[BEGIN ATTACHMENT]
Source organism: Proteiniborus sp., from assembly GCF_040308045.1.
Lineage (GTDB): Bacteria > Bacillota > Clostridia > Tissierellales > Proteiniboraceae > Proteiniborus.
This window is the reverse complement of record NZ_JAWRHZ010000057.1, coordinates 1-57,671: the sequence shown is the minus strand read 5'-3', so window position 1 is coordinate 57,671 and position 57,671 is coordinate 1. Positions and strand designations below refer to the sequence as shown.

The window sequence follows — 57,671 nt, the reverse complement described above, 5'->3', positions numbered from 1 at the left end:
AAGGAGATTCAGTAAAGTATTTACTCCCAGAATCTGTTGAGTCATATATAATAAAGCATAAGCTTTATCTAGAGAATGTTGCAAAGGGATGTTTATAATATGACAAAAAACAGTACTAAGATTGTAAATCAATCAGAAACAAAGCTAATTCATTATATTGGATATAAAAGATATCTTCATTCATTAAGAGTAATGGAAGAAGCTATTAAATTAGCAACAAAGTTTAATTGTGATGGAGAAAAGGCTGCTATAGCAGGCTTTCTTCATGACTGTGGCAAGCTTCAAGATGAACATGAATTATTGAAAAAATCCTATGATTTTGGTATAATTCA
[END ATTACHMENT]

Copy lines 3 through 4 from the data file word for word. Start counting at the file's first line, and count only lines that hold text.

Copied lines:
This window is the reverse complement of record NZ_JAWRHZ010000057.1, coordinates 1-57,671: the sequence shown is the minus strand read 5'-3', so window position 1 is coordinate 57,671 and position 57,671 is coordinate 1. Positions and strand designations below refer to the sequence as shown.

The window sequence follows — 57,671 nt, the reverse complement described above, 5'->3', positions numbered from 1 at the left end: